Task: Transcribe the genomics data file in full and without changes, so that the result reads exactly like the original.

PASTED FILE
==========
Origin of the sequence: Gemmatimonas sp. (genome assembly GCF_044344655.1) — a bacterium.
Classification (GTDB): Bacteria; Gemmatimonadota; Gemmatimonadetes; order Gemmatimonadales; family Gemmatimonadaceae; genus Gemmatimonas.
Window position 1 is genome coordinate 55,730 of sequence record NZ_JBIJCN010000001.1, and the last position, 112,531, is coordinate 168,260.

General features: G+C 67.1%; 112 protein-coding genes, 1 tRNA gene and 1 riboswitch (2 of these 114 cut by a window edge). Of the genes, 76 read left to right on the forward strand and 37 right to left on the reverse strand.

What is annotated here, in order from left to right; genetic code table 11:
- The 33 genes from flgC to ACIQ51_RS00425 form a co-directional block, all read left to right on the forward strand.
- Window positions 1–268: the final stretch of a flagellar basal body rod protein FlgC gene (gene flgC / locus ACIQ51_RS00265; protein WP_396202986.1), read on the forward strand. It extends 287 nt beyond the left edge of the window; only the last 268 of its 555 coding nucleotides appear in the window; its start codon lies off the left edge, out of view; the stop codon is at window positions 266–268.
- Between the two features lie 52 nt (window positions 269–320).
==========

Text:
Origin of the sequence: Gemmatimonas sp. (genome assembly GCF_044344655.1) — a bacterium.
Classification (GTDB): Bacteria; Gemmatimonadota; Gemmatimonadetes; order Gemmatimonadales; family Gemmatimonadaceae; genus Gemmatimonas.
Window position 1 is genome coordinate 55,730 of sequence record NZ_JBIJCN010000001.1, and the last position, 112,531, is coordinate 168,260.

General features: G+C 67.1%; 112 protein-coding genes, 1 tRNA gene and 1 riboswitch (2 of these 114 cut by a window edge). Of the genes, 76 read left to right on the forward strand and 37 right to left on the reverse strand.

What is annotated here, in order from left to right; genetic code table 11:
- The 33 genes from flgC to ACIQ51_RS00425 form a co-directional block, all read left to right on the forward strand.
- Window positions 1–268: the final stretch of a flagellar basal body rod protein FlgC gene (gene flgC / locus ACIQ51_RS00265; protein WP_396202986.1), read on the forward strand. It extends 287 nt beyond the left edge of the window; only the last 268 of its 555 coding nucleotides appear in the window; its start codon lies off the left edge, out of view; the stop codon is at window positions 266–268.
- Between the two features lie 52 nt (window positions 269–320).